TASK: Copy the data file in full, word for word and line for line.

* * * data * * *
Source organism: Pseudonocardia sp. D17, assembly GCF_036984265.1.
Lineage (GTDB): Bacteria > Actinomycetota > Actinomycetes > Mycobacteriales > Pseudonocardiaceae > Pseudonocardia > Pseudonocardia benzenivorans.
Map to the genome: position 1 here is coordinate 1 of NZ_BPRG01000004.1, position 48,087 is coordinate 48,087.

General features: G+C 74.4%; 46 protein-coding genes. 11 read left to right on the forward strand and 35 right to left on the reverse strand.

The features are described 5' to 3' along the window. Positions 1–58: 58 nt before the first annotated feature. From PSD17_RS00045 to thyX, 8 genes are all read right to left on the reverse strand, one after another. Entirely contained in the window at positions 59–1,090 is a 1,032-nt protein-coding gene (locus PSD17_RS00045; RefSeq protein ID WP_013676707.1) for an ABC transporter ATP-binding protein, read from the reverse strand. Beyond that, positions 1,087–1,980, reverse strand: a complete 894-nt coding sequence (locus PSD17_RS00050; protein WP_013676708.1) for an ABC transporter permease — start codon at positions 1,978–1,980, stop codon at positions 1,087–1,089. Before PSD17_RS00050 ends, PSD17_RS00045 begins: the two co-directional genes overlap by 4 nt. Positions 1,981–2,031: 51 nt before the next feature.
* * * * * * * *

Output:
Source organism: Pseudonocardia sp. D17, assembly GCF_036984265.1.
Lineage (GTDB): Bacteria > Actinomycetota > Actinomycetes > Mycobacteriales > Pseudonocardiaceae > Pseudonocardia > Pseudonocardia benzenivorans.
Map to the genome: position 1 here is coordinate 1 of NZ_BPRG01000004.1, position 48,087 is coordinate 48,087.

General features: G+C 74.4%; 46 protein-coding genes. 11 read left to right on the forward strand and 35 right to left on the reverse strand.

The features are described 5' to 3' along the window. Positions 1–58: 58 nt before the first annotated feature. From PSD17_RS00045 to thyX, 8 genes are all read right to left on the reverse strand, one after another. Entirely contained in the window at positions 59–1,090 is a 1,032-nt protein-coding gene (locus PSD17_RS00045; RefSeq protein ID WP_013676707.1) for an ABC transporter ATP-binding protein, read from the reverse strand. Beyond that, positions 1,087–1,980, reverse strand: a complete 894-nt coding sequence (locus PSD17_RS00050; protein WP_013676708.1) for an ABC transporter permease — start codon at positions 1,978–1,980, stop codon at positions 1,087–1,089. Before PSD17_RS00050 ends, PSD17_RS00045 begins: the two co-directional genes overlap by 4 nt. Positions 1,981–2,031: 51 nt before the next feature.